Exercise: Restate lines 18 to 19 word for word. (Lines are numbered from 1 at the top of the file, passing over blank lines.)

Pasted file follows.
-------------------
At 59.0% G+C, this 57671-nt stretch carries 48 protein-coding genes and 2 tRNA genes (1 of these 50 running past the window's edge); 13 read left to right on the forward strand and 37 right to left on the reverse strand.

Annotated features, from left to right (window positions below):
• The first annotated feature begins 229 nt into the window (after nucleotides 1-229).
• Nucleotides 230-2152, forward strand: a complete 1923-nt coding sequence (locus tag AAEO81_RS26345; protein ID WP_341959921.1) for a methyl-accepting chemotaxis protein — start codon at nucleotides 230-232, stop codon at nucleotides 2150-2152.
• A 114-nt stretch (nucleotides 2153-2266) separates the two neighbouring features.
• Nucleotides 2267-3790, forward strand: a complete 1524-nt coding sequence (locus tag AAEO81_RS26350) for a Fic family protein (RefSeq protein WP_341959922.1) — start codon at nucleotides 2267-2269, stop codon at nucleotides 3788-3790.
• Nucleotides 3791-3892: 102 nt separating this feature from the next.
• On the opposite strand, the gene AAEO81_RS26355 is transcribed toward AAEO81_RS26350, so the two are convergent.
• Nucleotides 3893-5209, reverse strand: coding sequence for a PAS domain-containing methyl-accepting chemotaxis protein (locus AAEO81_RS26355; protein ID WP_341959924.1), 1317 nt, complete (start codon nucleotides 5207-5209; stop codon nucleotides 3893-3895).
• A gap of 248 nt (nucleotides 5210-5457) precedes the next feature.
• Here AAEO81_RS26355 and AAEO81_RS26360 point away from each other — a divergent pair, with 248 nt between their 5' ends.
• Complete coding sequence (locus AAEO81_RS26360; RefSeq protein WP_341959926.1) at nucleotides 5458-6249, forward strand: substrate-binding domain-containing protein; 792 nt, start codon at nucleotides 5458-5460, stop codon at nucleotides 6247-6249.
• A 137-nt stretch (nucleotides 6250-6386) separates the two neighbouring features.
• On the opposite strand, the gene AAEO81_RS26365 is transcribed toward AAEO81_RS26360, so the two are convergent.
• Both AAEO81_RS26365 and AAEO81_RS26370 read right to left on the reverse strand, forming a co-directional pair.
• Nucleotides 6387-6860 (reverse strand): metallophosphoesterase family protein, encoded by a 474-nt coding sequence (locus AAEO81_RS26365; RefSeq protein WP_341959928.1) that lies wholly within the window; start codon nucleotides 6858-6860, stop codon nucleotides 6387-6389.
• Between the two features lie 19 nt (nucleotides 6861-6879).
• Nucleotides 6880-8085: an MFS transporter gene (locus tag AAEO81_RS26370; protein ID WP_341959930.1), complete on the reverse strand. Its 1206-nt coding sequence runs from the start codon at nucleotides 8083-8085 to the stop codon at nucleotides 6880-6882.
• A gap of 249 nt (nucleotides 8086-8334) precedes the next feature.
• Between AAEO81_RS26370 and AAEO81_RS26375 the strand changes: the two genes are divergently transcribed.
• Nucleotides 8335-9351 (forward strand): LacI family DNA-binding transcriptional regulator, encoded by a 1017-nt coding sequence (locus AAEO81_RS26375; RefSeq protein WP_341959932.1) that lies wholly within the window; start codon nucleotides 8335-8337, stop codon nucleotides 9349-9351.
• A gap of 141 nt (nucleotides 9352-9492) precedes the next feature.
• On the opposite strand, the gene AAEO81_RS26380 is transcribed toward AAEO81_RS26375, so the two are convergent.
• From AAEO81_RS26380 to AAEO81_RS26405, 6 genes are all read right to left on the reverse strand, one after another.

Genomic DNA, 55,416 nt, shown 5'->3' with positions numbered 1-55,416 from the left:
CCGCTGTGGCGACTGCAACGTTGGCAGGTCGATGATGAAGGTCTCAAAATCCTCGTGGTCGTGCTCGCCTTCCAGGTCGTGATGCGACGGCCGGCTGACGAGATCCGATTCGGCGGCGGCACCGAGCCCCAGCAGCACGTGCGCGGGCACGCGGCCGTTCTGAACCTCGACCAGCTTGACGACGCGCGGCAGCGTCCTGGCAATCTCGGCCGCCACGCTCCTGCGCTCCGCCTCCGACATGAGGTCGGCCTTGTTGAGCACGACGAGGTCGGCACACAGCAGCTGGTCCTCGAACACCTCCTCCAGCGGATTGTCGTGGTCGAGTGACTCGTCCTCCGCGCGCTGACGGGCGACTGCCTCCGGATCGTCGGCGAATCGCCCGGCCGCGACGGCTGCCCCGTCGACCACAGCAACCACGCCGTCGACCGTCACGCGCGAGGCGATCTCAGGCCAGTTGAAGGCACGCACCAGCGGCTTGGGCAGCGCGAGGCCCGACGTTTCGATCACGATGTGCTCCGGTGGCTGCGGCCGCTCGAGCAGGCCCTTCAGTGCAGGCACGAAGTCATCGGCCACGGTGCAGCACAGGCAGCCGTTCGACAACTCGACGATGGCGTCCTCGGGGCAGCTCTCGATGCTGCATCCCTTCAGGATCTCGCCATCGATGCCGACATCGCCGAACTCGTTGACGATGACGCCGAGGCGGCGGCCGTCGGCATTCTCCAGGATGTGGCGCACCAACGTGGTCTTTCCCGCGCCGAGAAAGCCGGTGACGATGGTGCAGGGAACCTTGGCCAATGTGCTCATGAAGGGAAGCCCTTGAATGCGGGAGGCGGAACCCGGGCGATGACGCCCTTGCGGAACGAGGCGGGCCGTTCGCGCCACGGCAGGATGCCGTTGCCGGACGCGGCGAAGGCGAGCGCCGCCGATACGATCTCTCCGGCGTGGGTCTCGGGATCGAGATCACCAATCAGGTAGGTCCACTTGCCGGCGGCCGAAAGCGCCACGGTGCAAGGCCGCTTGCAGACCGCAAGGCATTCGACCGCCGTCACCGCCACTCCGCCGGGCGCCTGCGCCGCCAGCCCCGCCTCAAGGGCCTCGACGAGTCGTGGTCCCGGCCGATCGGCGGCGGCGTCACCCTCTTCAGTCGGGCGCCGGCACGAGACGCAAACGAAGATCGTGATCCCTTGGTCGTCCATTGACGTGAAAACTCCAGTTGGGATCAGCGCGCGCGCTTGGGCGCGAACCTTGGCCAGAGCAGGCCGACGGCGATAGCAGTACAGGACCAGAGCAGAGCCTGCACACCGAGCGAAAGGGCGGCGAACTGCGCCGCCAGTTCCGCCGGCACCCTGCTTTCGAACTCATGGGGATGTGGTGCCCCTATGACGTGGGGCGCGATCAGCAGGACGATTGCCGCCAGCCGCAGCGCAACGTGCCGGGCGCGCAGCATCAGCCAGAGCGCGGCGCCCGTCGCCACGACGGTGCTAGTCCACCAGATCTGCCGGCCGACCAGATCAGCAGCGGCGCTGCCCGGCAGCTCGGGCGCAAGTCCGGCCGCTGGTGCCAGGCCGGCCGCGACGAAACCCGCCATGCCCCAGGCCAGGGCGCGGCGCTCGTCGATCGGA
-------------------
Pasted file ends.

• Nucleotides 6880-8085: an MFS transporter gene (locus tag AAEO81_RS26370; protein ID WP_341959930.1), complete on the reverse strand. Its 1206-nt coding sequence runs from the start codon at nucleotides 8083-8085 to the stop codon at nucleotides 6880-6882.
• A gap of 249 nt (nucleotides 8086-8334) precedes the next feature.